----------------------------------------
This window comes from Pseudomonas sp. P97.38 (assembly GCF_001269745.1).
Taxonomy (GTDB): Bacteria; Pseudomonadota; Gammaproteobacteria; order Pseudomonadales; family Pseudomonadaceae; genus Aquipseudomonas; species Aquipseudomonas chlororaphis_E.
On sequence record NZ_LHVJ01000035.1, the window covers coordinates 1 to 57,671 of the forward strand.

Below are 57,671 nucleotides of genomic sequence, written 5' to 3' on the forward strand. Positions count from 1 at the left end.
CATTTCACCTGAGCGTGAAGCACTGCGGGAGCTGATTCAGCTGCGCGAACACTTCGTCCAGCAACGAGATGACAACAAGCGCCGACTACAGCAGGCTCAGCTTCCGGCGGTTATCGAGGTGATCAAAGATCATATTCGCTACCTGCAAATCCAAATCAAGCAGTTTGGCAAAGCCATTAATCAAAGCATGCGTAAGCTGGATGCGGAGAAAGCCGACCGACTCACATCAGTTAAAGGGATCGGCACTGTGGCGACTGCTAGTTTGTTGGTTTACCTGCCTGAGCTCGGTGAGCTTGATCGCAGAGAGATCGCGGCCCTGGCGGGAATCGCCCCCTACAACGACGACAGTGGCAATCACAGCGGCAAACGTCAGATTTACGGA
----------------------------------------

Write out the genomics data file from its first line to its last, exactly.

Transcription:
This window comes from Pseudomonas sp. P97.38 (assembly GCF_001269745.1).
Taxonomy (GTDB): Bacteria; Pseudomonadota; Gammaproteobacteria; order Pseudomonadales; family Pseudomonadaceae; genus Aquipseudomonas; species Aquipseudomonas chlororaphis_E.
On sequence record NZ_LHVJ01000035.1, the window covers coordinates 1 to 57,671 of the forward strand.

Below are 57,671 nucleotides of genomic sequence, written 5' to 3' on the forward strand. Positions count from 1 at the left end.
CATTTCACCTGAGCGTGAAGCACTGCGGGAGCTGATTCAGCTGCGCGAACACTTCGTCCAGCAACGAGATGACAACAAGCGCCGACTACAGCAGGCTCAGCTTCCGGCGGTTATCGAGGTGATCAAAGATCATATTCGCTACCTGCAAATCCAAATCAAGCAGTTTGGCAAAGCCATTAATCAAAGCATGCGTAAGCTGGATGCGGAGAAAGCCGACCGACTCACATCAGTTAAAGGGATCGGCACTGTGGCGACTGCTAGTTTGTTGGTTTACCTGCCTGAGCTCGGTGAGCTTGATCGCAGAGAGATCGCGGCCCTGGCGGGAATCGCCCCCTACAACGACGACAGTGGCAATCACAGCGGCAAACGTCAGATTTACGGA